How I learned to stop worrying and love my community
How I got started in programming.
I was 8 years old and I was playing little league. For two years I was a member of the LA Dodgers and the Expos. I worked really hard at baseball. But I was no good. I probably held the record for the most walks in the history of little league because I couldn’t hit the ball. Ever. My mother made me an offer I couldn’t refuse. Hit the ball (and get on base) and she’d buy me a Nintendo. I wanted one since the day it came out. I would play Gouls and Ghosts at my friends house for hours on end. But, alas, I still couldn’t hit the ball. During my second year and almost to the end of the season my coach was thrown out of the game. I don’t recall why, but our team had renewed vigor. The next time I was up at bat. I hit the ball. I was shocked. Didn’t know what to do. Finally I ran and made it to first base. My mother was elated.
True to her word she bought me a Nintendo and a subscription to Nintendo Power. My sports life was over. (For the most part) I was hooked on games. Dragon Quest (which came with my subscription) was the first game I truly owned. It was glorious. I made it my goal in life at that point to be a game designer. I wanted to make the next Dragon Quest.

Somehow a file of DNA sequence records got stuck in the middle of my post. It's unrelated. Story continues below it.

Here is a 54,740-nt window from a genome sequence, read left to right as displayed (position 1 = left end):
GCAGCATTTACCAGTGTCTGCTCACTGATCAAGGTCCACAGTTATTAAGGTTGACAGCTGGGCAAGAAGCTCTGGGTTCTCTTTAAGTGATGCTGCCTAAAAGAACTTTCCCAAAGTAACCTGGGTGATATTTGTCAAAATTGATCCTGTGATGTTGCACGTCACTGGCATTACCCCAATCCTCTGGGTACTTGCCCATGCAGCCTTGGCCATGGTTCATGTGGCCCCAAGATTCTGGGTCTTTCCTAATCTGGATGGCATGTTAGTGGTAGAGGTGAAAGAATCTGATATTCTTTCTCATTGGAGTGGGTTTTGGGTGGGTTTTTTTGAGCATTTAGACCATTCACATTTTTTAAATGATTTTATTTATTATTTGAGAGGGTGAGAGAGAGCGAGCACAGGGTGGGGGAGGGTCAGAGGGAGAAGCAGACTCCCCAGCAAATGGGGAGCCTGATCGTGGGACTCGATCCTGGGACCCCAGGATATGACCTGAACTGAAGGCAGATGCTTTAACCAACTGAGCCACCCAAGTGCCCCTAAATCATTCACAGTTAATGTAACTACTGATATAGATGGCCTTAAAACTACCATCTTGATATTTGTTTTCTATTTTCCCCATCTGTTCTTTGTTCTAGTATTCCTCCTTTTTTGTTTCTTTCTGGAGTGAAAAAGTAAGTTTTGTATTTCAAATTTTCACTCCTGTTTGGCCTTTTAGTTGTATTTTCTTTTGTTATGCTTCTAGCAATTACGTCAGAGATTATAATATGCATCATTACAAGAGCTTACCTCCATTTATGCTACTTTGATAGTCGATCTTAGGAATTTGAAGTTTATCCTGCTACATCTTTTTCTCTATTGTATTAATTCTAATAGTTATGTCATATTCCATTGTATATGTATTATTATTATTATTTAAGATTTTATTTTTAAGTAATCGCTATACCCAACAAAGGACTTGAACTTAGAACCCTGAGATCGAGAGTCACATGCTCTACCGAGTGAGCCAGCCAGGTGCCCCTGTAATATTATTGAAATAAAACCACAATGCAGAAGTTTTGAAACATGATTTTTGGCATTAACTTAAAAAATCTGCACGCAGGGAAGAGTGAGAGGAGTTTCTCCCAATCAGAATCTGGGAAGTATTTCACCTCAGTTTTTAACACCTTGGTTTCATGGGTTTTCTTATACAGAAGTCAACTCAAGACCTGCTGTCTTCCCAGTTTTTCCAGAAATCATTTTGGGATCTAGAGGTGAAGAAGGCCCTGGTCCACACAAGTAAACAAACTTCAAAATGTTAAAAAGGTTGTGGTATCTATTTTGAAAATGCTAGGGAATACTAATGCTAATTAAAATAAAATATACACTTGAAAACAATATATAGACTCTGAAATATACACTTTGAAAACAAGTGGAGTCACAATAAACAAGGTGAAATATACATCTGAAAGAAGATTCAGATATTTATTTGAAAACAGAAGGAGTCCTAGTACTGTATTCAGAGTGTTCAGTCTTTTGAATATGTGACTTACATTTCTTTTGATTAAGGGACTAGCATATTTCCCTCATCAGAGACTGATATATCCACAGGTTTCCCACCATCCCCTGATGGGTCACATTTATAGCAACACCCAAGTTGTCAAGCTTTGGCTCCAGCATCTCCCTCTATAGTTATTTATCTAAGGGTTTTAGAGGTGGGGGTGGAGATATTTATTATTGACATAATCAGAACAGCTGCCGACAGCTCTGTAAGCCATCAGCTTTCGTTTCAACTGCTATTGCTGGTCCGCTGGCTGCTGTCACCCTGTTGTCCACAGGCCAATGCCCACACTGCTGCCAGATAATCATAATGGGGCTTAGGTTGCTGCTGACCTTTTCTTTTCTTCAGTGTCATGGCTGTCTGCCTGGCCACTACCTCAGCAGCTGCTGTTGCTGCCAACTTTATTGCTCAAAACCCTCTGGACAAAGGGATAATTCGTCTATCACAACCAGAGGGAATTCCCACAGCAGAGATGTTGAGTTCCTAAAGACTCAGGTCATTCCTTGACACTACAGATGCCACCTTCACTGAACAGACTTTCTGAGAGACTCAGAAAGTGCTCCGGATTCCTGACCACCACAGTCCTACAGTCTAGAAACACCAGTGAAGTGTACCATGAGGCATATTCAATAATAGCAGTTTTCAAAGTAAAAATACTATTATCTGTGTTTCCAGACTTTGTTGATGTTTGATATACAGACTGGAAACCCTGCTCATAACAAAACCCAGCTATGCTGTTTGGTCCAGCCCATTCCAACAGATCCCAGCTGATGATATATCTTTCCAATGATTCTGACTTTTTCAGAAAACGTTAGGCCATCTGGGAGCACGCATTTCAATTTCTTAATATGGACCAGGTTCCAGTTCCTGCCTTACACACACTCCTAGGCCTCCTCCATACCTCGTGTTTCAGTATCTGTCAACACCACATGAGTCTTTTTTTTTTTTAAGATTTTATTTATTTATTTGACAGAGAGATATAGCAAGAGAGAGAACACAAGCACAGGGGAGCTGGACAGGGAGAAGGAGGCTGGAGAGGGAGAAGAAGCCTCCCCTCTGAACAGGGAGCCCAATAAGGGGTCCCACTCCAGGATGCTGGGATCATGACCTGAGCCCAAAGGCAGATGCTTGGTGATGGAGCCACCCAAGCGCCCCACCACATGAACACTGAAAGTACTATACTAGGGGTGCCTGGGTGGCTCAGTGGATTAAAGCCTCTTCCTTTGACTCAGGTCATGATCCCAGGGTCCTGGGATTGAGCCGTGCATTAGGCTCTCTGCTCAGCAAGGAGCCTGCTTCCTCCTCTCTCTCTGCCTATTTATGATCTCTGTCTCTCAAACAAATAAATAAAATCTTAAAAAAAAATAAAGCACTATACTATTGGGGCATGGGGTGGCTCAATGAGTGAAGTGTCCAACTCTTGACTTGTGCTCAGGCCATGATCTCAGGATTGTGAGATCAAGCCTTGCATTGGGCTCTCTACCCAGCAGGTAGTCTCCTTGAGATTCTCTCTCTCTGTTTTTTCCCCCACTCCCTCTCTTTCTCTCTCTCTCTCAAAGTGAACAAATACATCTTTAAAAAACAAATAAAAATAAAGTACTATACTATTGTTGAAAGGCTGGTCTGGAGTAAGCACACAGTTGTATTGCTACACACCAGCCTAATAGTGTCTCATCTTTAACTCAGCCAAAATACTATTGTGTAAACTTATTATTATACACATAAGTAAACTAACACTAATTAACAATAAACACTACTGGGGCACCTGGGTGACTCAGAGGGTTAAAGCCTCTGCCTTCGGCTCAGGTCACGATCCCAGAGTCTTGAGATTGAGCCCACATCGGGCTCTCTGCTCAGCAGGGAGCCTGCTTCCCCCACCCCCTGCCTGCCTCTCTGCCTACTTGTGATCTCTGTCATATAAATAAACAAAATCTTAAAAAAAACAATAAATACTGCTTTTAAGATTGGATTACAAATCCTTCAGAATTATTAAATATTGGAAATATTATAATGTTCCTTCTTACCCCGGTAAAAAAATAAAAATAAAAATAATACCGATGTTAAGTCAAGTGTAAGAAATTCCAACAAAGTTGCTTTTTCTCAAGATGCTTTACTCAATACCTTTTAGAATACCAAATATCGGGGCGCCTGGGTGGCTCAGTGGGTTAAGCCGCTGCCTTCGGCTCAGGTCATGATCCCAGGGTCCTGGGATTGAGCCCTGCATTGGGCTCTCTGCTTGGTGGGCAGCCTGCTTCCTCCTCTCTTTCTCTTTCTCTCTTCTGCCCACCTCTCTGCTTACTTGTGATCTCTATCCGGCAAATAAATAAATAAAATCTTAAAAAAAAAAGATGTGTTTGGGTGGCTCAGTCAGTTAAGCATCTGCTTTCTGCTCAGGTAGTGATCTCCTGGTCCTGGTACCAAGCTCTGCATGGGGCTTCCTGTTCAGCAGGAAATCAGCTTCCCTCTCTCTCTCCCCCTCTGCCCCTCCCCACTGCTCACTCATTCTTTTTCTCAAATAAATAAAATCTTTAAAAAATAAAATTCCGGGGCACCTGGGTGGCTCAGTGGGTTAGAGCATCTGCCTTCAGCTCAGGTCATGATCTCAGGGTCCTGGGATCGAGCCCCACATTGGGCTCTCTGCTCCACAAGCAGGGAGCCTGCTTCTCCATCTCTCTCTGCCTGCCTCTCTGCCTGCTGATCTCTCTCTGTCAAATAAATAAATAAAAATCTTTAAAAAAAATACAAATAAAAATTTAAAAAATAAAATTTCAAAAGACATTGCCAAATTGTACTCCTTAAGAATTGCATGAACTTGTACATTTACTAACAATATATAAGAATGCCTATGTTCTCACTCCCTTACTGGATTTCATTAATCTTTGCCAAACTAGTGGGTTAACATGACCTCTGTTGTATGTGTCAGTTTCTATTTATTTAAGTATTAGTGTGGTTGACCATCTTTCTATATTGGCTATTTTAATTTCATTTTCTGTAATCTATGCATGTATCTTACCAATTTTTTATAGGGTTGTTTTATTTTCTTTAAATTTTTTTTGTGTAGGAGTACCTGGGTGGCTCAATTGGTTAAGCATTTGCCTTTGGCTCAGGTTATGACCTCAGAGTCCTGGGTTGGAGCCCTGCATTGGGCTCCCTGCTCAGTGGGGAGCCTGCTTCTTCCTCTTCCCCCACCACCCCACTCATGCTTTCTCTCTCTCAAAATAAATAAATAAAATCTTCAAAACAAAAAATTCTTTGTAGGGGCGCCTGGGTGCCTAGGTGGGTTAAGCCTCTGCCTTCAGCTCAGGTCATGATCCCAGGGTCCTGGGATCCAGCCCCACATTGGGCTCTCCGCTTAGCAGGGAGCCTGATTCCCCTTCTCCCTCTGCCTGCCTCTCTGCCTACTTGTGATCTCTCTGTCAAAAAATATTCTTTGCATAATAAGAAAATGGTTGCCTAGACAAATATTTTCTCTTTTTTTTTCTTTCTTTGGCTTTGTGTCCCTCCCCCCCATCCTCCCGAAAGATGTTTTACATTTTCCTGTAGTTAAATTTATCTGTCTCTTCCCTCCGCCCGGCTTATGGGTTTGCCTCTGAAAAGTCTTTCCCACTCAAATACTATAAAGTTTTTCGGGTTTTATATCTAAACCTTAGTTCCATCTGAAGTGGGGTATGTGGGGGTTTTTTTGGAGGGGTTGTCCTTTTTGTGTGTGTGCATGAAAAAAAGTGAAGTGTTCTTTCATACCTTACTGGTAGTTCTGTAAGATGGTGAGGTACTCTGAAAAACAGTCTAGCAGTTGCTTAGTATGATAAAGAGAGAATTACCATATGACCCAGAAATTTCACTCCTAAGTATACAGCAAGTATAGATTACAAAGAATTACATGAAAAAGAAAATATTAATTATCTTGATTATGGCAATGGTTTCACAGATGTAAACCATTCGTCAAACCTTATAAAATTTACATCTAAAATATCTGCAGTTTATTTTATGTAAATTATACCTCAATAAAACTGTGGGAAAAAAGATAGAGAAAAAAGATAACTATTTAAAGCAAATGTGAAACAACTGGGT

Alas, money was a hard thing to come by in my life. It was 2 years before I was able to buy a computer. I saved 300 dollars and the classifieds yielded my first Windows 3.1 system. Truth be told I almost never used Windows. I was stuck in DOS and QBASIC. I didn’t quite understand what I was doing but I could print to the screen. I bought a book on the subject and started getting lines and colors on the screen. I moved on from QBASIC to Pascal because that’s what LORD was written in. I wanted to write mods. It became such an addiction I would stay up late at night with a blanket over the screen so that my parents couldn’t see the glow of the blue monitor through the door. I even started my own BBS…parents hated when I tied up the phone line. It was a single line BBS but it was fun.
No matter what though, I couldn’t write games. I had some sort of mental block when it came to how they worked. I could write applications. I had a knack for business logic. So I stuck with that. However, I would never show anybody my code. Always embarrassed by what they would think of it. I never felt I was good enough. A couple of my friends were really smart and that didn’t help. Most of them would always understand something before me or they were developing in c++ or already writing Windows applications. Here I was stuck in QBASIC/Pascal.